After he turned pro, Traynor unwisely decided to invest alongside Wagner, his teammate in Pittsburgh. The pair opened a doomed sporting goods store together that lasted for less than two years, separating Traynor from some of the little money he’d earned playing ball.

Money problems plagued Traynor at the end of his career, but not long after retiring he launched a successful sports talk radio show, “The Pie Traynor Club,” which ran on KQV for 21 years until he was displaced by Howard Cosell’s syndicated sports show.

Honorable Mentions from Outside the Hall:

Don Rudolph

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Rudolph had a six-year career as a pitcher with the White Sox, Reds, Indians, and Senators, but he gained far more fame for what he did during his off-seasons.

In 1954, Rudolph and a few pals ventured into a burlesque show featuring Patti, a popular stripper known nationwide as the “Coed With the Educated Torso.” Rudolph sat through three of Patti’s shows before declaring it “love at third sight.” Patti—full name Patricia Brownell—initially rebuffed Rudolph’s advances, but eventually caved and wound up marrying him.

The pitcher spent his off-seasons working as Patti’s manager and publicist. Among his chief duties: catching Patti’s clothes when she flung them offstage, packing and unpacking the 6-foot-2 mannequin she used in a “Parisian number,” and ensuring her lipstick was the right color.

Richie Hebner

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Hebner spent most of his career as an infielder with Pittsburgh, belting 203 home runs and finishing 21st in the MVP voting in 1974. Good as he was at launching baseballs into the air, it was what Hebner put in the ground that caught the most attention.

Hebner, like his grandfather and father before him, spent a good chunk of his life digging graves at his family-owned cemetery in Massachusetts.

“My grandfather had it first, and then my father had it, and then my brother took it over,” Hebner told MLive in 2011. “I dug graves for 35 years with a pick and shovel.”

As MLive outlined in that story, the West Michigan Whitecaps honored Hebner’s second career with a “Grave Digger” Richie Hebner bobblehead, featuring Hebner in a Detroit Tigers uniform with a shovel in his hands.

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iStock // Ekaterina Minaeva
Man Buys Two Metric Tons of LEGO Bricks; Sorts Them Via Machine Learning
May 21, 2017
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iStock // Ekaterina Minaeva

Jacques Mattheij made a small, but awesome, mistake. He went on eBay one evening and bid on a bunch of bulk LEGO brick auctions, then went to sleep. Upon waking, he discovered that he was the high bidder on many, and was now the proud owner of two tons of LEGO bricks. (This is about 4400 pounds.) He wrote, "[L]esson 1: if you win almost all bids you are bidding too high."

Mattheij had noticed that bulk, unsorted bricks sell for something like €10/kilogram, whereas sets are roughly €40/kg and rare parts go for up to €100/kg. Much of the value of the bricks is in their sorting. If he could reduce the entropy of these bins of unsorted bricks, he could make a tidy profit. While many people do this work by hand, the problem is enormous—just the kind of challenge for a computer. Mattheij writes:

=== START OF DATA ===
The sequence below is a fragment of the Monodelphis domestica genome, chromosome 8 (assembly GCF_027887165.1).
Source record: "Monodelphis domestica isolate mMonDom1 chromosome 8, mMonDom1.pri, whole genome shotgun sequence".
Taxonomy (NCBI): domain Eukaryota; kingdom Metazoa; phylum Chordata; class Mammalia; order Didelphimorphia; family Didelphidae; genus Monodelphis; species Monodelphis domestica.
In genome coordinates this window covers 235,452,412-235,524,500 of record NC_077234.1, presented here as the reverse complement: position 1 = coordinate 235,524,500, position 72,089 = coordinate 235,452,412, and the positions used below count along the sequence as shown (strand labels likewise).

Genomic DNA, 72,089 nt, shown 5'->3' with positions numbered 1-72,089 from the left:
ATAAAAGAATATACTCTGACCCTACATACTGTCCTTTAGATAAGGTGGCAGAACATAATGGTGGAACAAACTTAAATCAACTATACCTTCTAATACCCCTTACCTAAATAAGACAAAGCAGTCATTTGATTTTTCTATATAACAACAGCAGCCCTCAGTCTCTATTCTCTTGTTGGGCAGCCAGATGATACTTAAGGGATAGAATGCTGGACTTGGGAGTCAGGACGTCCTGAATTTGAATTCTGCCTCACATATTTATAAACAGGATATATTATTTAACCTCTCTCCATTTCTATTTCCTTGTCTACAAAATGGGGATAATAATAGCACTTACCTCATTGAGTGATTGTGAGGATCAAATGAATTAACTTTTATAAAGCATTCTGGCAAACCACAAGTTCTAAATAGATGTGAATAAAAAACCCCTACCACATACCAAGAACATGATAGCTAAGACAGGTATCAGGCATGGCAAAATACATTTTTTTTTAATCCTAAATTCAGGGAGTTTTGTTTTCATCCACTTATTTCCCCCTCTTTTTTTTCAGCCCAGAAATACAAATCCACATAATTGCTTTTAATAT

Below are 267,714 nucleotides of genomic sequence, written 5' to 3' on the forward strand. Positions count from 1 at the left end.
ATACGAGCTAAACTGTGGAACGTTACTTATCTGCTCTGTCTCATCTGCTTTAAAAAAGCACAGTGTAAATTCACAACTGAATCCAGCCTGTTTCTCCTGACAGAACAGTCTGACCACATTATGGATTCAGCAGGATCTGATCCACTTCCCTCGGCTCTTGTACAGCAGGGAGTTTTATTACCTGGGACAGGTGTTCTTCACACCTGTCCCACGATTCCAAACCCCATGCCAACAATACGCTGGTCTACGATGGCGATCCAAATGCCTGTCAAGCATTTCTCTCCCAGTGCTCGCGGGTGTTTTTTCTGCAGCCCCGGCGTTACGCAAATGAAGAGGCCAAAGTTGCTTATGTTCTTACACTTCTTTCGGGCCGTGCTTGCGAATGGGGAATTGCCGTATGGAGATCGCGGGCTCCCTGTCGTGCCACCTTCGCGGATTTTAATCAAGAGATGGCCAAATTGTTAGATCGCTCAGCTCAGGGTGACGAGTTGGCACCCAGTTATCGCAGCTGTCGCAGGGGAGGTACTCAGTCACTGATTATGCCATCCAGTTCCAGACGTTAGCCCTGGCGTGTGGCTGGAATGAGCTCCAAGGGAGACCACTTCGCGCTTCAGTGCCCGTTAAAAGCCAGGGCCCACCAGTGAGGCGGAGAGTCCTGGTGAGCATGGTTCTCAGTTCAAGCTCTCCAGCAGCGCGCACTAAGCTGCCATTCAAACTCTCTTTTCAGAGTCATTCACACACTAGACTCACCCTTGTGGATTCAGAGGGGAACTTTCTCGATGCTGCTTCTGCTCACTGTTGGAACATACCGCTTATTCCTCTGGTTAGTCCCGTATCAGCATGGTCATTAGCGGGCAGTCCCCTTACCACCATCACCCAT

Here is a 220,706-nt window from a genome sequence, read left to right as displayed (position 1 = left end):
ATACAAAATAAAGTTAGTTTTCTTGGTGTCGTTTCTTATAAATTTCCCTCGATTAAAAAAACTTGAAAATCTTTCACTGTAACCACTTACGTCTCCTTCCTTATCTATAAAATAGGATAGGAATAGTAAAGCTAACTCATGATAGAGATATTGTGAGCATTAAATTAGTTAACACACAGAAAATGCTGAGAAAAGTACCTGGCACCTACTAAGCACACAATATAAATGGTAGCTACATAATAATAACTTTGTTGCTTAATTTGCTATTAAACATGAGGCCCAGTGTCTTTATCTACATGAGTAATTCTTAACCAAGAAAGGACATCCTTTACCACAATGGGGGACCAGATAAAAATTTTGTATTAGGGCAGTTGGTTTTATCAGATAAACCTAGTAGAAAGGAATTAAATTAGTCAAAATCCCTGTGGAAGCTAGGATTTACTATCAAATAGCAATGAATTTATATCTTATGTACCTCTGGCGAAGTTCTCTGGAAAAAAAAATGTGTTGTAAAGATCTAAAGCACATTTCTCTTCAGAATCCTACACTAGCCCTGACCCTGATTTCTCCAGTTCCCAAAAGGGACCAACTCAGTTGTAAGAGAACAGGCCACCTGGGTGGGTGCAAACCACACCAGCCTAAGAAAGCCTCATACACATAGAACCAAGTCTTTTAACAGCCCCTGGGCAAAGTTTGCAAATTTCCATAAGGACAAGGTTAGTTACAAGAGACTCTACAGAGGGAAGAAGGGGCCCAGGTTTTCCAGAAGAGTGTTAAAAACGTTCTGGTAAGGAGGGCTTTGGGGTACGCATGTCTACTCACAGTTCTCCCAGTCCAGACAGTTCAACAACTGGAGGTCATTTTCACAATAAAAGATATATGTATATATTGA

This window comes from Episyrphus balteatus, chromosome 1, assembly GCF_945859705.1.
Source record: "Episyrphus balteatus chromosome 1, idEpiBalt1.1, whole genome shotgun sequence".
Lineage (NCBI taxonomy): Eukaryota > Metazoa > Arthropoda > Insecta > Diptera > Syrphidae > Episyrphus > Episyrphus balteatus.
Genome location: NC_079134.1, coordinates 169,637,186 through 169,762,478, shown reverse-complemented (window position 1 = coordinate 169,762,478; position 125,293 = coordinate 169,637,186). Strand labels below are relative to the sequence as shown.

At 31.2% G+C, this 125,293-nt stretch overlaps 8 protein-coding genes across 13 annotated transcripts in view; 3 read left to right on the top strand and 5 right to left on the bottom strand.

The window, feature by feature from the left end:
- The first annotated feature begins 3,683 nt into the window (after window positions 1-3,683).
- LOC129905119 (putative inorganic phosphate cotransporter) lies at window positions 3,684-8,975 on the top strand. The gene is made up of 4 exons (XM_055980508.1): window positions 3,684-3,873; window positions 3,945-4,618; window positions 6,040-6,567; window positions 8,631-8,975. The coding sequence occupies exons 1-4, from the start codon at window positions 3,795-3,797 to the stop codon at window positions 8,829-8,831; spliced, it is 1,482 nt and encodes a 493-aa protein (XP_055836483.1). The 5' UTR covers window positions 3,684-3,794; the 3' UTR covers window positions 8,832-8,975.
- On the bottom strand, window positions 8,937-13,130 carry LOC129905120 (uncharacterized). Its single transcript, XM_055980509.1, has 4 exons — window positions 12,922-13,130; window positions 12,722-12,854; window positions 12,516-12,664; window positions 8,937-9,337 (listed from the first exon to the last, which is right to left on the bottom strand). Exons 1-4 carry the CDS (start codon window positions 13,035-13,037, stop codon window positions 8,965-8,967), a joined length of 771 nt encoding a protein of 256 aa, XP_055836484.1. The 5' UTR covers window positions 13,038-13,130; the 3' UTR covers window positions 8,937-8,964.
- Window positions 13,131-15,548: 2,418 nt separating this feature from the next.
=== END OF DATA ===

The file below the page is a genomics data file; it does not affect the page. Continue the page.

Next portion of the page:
There are 38000+ shapes and there are 100+ possible shades of color (you can roughly tell how old someone is by asking them what lego colors they remember from their youth).

In the following months, Mattheij built a proof-of-concept sorting system using, of course, LEGO. He broke the problem down into a series of sub-problems (including "feeding LEGO reliably from a hopper is surprisingly hard," one of those facts of nature that will stymie even the best system design). After tinkering with the prototype at length, he expanded the system to a surprisingly complex system of conveyer belts (powered by a home treadmill), various pieces of cabinetry, and "copious quantities of crazy glue."

Here's a video showing the current system running at low speed:

The key part of the system was running the bricks past a camera paired with a computer running a neural net-based image classifier. That allows the computer (when sufficiently trained on brick images) to recognize bricks and thus categorize them by color, shape, or other parameters. Remember that as bricks pass by, they can be in any orientation, can be dirty, can even be stuck to other pieces. So having a flexible software system is key to recognizing—in a fraction of a second—what a given brick is, in order to sort it out. When a match is found, a jet of compressed air pops the piece off the conveyer belt and into a waiting bin.

After much experimentation, Mattheij rewrote the software (several times in fact) to accomplish a variety of basic tasks. At its core, the system takes images from a webcam and feeds them to a neural network to do the classification. Of course, the neural net needs to be "trained" by showing it lots of images, and telling it what those images represent. Mattheij's breakthrough was allowing the machine to effectively train itself, with guidance: Running pieces through allows the system to take its own photos, make a guess, and build on that guess. As long as Mattheij corrects the incorrect guesses, he ends up with a decent (and self-reinforcing) corpus of training data. As the machine continues running, it can rack up more training, allowing it to recognize a broad variety of pieces on the fly.

Here's another video, focusing on how the pieces move on conveyer belts (running at slow speed so puny humans can follow). You can also see the air jets in action: